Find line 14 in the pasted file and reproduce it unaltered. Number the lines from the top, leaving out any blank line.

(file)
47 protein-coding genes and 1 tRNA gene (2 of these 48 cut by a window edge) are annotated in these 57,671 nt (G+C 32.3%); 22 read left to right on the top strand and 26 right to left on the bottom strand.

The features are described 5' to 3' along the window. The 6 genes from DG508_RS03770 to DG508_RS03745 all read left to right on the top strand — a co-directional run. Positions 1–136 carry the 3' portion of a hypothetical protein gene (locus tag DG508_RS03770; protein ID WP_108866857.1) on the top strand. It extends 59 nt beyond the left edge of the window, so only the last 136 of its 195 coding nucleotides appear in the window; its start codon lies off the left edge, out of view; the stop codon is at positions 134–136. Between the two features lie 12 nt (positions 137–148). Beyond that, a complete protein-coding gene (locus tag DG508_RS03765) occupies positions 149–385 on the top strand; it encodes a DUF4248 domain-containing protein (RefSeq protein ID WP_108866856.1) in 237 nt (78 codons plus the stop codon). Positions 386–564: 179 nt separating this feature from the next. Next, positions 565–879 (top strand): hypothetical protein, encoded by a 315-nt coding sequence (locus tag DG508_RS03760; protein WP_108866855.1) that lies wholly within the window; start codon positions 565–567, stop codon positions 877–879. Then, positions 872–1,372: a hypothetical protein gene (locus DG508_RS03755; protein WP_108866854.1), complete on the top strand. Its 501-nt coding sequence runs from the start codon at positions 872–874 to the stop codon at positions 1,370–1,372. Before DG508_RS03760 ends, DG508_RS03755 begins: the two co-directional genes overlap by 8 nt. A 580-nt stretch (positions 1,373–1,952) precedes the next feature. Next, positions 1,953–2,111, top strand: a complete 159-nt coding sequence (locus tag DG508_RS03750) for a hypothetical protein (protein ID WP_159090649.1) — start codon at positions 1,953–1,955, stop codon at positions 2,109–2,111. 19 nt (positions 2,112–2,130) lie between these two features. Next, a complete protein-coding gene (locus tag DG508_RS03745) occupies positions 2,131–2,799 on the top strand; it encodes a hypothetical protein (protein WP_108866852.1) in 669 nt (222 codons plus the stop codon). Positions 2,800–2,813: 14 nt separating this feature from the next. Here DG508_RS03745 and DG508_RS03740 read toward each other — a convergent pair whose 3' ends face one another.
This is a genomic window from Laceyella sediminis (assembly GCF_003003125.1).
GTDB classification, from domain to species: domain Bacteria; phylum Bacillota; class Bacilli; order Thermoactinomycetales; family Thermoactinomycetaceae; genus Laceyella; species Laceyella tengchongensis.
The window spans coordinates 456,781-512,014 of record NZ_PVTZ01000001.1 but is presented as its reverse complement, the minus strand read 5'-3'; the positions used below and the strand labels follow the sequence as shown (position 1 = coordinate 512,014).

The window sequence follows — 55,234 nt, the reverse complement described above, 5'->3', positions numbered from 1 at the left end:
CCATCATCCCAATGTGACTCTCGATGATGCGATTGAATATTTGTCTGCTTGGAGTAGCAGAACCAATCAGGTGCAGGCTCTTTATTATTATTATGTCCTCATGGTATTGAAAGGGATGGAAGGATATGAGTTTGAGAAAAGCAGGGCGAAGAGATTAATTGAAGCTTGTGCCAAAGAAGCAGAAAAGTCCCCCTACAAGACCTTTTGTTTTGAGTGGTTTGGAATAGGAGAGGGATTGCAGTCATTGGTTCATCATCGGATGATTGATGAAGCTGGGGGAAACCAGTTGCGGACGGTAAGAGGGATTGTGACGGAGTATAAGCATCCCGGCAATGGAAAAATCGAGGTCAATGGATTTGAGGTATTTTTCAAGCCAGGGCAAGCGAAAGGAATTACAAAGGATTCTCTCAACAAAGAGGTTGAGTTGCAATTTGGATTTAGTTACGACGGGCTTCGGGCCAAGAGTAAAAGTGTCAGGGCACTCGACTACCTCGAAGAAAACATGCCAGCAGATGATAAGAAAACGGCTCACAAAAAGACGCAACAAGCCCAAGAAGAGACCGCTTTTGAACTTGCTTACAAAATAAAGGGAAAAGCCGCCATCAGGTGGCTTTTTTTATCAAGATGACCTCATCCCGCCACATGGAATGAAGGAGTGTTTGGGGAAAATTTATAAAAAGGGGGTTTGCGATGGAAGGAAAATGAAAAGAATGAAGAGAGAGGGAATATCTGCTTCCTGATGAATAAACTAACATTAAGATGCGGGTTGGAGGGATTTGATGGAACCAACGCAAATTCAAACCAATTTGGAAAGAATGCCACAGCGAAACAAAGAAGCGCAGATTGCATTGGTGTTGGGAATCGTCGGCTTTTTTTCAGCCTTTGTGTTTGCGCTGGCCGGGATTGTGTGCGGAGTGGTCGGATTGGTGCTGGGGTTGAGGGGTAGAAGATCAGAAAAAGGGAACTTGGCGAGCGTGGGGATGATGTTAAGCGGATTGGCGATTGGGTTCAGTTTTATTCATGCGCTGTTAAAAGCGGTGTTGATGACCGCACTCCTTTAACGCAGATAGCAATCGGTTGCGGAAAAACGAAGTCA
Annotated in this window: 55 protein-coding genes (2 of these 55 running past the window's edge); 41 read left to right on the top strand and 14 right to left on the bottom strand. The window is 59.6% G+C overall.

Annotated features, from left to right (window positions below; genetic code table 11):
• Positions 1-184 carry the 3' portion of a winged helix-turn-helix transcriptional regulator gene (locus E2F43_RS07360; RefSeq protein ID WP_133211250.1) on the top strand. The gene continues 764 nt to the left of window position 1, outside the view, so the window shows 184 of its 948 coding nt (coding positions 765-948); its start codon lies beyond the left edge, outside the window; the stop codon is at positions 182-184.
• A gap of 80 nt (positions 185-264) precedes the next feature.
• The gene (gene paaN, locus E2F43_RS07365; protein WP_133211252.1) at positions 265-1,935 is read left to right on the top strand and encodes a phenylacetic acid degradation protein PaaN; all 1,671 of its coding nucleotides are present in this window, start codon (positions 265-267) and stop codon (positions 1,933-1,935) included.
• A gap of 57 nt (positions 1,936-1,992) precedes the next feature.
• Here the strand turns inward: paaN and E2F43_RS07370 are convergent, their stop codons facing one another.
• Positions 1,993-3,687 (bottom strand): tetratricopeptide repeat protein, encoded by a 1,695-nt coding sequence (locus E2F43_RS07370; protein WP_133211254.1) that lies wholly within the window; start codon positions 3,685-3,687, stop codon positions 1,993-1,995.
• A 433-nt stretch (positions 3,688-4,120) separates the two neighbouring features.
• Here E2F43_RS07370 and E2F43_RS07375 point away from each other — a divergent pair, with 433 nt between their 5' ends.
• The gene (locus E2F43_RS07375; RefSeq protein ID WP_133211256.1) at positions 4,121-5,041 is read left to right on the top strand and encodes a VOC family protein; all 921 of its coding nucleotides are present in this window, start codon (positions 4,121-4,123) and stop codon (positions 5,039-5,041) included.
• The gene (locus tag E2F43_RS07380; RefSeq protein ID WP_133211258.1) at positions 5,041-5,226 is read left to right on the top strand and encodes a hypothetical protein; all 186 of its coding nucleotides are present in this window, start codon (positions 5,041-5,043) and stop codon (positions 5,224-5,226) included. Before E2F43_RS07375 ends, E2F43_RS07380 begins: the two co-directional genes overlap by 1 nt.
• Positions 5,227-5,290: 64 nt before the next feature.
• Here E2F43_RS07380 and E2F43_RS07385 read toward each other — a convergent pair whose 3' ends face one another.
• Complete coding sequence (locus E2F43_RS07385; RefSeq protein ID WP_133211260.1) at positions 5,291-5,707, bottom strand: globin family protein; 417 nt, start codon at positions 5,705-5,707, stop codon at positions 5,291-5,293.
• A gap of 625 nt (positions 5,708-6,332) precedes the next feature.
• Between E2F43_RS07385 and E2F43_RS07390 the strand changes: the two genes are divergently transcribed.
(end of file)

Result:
• Here the strand turns inward: paaN and E2F43_RS07370 are convergent, their stop codons facing one another.